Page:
StarLink™ corn (Aventis Crop Science USA LP) contains the protein Cry9c, genetically modified from the Bacillus thuringiensis subspecies tolworthi bacteria. This protein has pesticidal properties and was genetically inserted into StarLink™ corn to protect the crop against several insects, including the European corn borer, the cornstalk borer, and the corn earworm. In May 1998, the U.S. Environmental Protection Agency (EPA) granted a limited license for the production of StarLink™ corn. The license proscribed that this corn variety was to be grown only for animal feed, industrial nonfood uses, and seed increase. EPA did not license StarLink™ corn for use in food intended for human consumption because the Cry9c protein shared several molecular properties with proteins that are known food allergens. Despite the EPA ruling, Cry9c-DNA was detected in taco shells in September 2000. This discovery caused several food distributors to recall implicated product lines. Following the media coverage of the food product recalls, FDA began receiving reports of adverse health events from consumers who had eaten food products containing corn. In addition, the U.S. Department of Agriculture (USDA) pointed out that all corn, including the StarLink™ corn variety, is, in common practice extensively comingled after harvest. Ultimately, it was not known how much of the genetically engineered corn had entered the human food chain.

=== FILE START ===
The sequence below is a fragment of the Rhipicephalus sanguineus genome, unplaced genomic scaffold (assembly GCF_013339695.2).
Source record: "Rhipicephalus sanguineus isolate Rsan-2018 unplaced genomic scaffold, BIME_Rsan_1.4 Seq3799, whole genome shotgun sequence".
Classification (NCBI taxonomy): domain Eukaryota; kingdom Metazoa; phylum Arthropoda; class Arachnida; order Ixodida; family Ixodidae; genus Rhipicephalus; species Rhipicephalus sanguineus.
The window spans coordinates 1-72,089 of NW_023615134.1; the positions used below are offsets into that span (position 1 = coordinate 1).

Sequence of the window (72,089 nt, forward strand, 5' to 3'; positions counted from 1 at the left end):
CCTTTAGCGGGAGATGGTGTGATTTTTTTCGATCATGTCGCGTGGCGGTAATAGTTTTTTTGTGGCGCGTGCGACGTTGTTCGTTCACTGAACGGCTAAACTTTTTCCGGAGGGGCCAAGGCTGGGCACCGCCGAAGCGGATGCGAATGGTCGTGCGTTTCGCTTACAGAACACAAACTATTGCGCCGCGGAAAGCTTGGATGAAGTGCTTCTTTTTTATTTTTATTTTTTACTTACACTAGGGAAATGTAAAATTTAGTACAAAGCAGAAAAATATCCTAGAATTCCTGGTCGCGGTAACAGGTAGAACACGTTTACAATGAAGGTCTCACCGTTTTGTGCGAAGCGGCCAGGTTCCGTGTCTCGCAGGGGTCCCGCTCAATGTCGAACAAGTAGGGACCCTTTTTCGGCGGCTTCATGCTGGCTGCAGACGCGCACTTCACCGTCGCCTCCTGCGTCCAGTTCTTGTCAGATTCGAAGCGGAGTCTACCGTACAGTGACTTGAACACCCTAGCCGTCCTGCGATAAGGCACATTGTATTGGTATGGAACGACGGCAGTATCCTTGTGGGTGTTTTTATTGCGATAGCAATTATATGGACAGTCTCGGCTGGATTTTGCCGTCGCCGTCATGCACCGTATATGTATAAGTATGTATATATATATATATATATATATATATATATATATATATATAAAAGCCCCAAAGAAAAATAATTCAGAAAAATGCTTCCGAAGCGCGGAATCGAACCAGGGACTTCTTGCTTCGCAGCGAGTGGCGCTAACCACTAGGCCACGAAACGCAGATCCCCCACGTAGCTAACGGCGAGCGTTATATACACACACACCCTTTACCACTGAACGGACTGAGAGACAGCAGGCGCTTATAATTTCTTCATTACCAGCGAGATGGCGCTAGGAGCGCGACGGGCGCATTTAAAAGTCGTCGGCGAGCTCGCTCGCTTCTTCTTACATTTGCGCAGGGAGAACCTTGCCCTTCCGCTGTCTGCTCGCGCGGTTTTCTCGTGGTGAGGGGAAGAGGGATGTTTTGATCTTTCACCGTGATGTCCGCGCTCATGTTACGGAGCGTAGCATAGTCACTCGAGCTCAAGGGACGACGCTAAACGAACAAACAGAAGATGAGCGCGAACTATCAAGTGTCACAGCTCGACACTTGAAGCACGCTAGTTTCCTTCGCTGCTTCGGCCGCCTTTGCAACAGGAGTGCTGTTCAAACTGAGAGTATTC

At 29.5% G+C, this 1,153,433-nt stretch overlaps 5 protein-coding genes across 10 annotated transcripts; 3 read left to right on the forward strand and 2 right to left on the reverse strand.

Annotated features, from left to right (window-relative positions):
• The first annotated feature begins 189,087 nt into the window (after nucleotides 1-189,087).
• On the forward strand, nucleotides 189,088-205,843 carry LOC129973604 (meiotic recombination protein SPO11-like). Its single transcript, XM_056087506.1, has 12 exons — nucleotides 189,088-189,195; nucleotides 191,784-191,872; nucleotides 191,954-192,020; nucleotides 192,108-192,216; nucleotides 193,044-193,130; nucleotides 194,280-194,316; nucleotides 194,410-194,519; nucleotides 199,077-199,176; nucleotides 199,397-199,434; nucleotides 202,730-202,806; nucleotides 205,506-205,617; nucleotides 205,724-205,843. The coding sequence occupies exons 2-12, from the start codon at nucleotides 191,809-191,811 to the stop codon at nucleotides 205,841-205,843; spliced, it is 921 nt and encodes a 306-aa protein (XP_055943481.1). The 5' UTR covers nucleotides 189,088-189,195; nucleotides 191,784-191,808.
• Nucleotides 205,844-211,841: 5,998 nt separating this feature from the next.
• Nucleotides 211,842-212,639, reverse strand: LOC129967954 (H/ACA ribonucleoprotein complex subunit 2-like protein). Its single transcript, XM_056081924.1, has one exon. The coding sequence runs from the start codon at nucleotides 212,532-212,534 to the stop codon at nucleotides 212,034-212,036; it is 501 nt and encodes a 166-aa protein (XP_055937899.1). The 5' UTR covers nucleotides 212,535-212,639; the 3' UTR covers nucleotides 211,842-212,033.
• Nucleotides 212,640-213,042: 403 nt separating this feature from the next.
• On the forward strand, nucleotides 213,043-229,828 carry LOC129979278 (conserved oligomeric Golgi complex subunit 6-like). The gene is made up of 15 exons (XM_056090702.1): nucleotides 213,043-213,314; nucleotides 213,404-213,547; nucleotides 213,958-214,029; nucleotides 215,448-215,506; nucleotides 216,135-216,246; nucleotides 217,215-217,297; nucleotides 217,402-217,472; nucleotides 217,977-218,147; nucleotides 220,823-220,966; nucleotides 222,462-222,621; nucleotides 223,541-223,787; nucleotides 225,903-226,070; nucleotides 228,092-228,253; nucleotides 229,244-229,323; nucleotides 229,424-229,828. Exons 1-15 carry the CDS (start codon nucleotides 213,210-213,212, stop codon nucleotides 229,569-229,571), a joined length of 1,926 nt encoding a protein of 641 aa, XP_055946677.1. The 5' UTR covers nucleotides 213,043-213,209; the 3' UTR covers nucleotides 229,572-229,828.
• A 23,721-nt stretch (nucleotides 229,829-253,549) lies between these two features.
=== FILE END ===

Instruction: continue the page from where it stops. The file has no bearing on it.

On October 25, 2000, FDA invited CDC to help review and investigate related adverse event reports (AERs) submitted to FDA. Further discussions were held between representatives of CDC’s National Center for Environmental Health (NCEH), FDA, EPA, and USDA. On November 16, 2000, CDC assigned EPI-AID #2001-13 to the Health Studies Branch, Division of Environmental Hazards and Health Effects, NCEH, CDC, to conduct the initial review and investigation.